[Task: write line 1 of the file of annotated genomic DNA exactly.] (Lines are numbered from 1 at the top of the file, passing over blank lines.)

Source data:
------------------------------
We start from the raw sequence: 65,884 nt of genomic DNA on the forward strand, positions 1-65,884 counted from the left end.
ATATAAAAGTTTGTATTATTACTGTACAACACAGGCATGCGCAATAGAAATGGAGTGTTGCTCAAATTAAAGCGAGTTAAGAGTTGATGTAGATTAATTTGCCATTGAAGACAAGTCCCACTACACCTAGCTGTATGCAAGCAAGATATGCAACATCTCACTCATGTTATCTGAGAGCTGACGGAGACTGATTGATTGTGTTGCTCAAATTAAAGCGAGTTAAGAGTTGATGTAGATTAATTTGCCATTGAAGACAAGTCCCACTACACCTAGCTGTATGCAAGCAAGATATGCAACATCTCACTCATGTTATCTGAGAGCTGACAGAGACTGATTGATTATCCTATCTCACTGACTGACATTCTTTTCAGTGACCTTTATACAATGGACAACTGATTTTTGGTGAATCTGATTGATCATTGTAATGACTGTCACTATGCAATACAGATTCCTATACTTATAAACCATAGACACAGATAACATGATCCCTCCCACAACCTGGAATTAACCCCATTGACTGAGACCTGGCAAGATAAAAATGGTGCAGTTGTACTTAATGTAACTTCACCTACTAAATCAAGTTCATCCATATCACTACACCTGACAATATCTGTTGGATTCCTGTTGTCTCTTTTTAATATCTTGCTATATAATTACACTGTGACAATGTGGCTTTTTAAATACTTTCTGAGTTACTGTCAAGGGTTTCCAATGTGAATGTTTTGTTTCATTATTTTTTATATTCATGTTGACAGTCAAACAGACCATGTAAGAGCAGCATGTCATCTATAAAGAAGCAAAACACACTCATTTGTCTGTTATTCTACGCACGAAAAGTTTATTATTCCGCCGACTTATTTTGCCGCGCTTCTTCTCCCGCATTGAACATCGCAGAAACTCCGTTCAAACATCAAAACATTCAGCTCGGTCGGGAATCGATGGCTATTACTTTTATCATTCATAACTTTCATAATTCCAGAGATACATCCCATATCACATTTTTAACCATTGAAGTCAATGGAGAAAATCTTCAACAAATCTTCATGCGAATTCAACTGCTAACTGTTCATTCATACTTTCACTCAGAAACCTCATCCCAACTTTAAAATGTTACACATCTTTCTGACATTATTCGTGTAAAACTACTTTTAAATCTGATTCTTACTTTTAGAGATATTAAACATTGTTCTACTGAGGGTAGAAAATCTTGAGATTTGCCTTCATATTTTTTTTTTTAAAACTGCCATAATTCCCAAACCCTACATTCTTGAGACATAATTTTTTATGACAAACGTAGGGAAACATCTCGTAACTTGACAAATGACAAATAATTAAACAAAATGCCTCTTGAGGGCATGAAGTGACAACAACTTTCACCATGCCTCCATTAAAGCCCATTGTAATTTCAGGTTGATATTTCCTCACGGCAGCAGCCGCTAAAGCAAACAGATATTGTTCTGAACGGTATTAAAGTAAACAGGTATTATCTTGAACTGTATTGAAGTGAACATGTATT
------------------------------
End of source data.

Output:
We start from the raw sequence: 65,884 nt of genomic DNA on the forward strand, positions 1-65,884 counted from the left end.